Six Decades of Marriage Calls for a Sense of Humor

Tags: Currents Brooklyn, Love, Marriage, National Marriage Week

By Michelle Powers

Even though the laughs roll now, Bill and Marie Kelly’s relationship started slow

“We had an arranged first date,” Mary explained. “And I don’t think Bill wanted to come because I didn’t hear from him again till four months later.”

“That’s right,” said Bill. “I didn’t call her.”

When Bill finally got around to it, he called her back with an invitation to a dance. 

“I needed a date,” he said. 

“I was what you call ‘arm candy,’” Marie explained. 

Bill wasn’t so bad looking himself. That’s why Marie said she kept giving him a chance.

“If anyone knows the Irish Dennis Morgan, that’s who my Bill looked like,” she said. 

But  she wouldn’t see him again after that for another month. 

Only after that time, the rest was history. Within a year they were married on September 10, 1955. The very next day, they left on their honeymoon.

Both the newly married Kellys loved a good party, and their wedding was one, perhaps a little too good of one. 

“I was mad at him, it was our first argument,” Marie remembered. “We found out the party continued after we left, so as we were driving, Bill was upset that we left too early. Ee wanted to be there and not going on our honeymoon.” 

Since then, they’ve hosted hundreds of parties, surrounded by the huge family they created.

They spend their time surrounded by seven children, 25 grandchildren and seven great-grandchildren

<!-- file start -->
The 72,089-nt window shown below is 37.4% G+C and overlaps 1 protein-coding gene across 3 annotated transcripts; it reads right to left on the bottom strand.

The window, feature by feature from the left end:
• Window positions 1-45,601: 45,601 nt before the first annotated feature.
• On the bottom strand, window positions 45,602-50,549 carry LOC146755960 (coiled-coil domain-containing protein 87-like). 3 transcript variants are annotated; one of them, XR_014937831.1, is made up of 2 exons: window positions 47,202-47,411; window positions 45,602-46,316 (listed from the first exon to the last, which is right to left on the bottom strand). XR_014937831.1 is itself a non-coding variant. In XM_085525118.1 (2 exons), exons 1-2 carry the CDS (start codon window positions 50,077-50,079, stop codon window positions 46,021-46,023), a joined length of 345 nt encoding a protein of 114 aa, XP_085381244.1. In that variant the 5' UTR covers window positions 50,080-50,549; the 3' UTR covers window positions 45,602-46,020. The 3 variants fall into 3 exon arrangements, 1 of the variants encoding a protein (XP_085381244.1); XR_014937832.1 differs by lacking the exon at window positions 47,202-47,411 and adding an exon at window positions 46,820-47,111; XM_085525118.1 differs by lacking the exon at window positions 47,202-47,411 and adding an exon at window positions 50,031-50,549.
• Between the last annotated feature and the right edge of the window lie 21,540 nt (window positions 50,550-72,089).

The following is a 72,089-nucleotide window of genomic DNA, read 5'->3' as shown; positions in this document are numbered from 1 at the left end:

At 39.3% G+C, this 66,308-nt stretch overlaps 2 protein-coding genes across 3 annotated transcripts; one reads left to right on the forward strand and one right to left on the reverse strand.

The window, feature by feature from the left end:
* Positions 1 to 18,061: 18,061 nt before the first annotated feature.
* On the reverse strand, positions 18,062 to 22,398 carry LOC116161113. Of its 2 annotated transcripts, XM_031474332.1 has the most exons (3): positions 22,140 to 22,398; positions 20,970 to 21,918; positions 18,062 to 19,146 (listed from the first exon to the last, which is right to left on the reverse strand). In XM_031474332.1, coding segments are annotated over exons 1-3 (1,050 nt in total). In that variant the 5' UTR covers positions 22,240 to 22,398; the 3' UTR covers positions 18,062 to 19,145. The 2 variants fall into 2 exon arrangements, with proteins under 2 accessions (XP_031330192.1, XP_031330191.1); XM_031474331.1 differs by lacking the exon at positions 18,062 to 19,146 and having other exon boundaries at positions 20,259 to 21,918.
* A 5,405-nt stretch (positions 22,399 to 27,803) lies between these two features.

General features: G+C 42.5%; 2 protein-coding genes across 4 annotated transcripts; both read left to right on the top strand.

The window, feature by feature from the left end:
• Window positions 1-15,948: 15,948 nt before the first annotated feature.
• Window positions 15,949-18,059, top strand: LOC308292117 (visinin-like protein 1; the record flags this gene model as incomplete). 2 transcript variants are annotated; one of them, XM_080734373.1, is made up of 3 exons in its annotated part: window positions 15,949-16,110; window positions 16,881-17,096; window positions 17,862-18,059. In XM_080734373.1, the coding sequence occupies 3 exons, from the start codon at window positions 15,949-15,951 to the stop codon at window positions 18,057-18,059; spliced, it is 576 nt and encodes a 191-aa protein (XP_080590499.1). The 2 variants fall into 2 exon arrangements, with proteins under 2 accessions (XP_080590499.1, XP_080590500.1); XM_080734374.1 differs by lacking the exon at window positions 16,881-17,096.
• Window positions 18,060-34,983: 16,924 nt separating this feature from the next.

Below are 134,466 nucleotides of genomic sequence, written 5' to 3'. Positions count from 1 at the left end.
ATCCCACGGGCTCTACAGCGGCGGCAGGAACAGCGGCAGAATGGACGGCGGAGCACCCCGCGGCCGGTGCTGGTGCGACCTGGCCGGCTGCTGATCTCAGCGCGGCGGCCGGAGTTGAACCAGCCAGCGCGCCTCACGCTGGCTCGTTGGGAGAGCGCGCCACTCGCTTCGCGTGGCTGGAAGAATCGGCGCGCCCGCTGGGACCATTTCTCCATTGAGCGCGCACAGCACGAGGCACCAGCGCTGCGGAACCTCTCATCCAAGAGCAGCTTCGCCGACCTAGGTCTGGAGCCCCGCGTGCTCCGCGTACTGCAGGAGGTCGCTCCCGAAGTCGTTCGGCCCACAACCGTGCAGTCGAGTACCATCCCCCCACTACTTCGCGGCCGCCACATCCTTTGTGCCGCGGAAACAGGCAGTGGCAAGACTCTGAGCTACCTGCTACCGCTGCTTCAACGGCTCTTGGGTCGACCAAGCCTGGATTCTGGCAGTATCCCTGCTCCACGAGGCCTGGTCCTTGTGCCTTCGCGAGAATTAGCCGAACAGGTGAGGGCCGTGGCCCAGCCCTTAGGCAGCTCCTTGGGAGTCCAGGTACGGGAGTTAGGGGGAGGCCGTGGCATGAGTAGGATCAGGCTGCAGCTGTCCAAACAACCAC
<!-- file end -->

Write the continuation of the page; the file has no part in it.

“Each time the house got smaller and smaller, but the parties got better and better,” said Marie. 

But, they were always missing something.

The laughs in the Kelly household quieted early in their marriage.

“The most trying times were when we lost two children,” said Marie.  

Though Bill and Marie stopped speaking to each other, they refused to give up on their marriage.

“It was just how we were raised, we needed to work through it, and we had a good base,” explained Bill. 

That base was their faith. 

They committed themselves to work on their marriage because they made a promise to each other and to God.

“We would never have gotten through without our faith,” said Marie. 

Marie later gave birth to six more children, but she and Bill still made time to help counsel other young couples in pre cana classes.

They always say the secret to marriage is communication and something else:

“You need to have a sense of humor,” said Marie, “because now we look back at all the times we were mad, and we laugh.”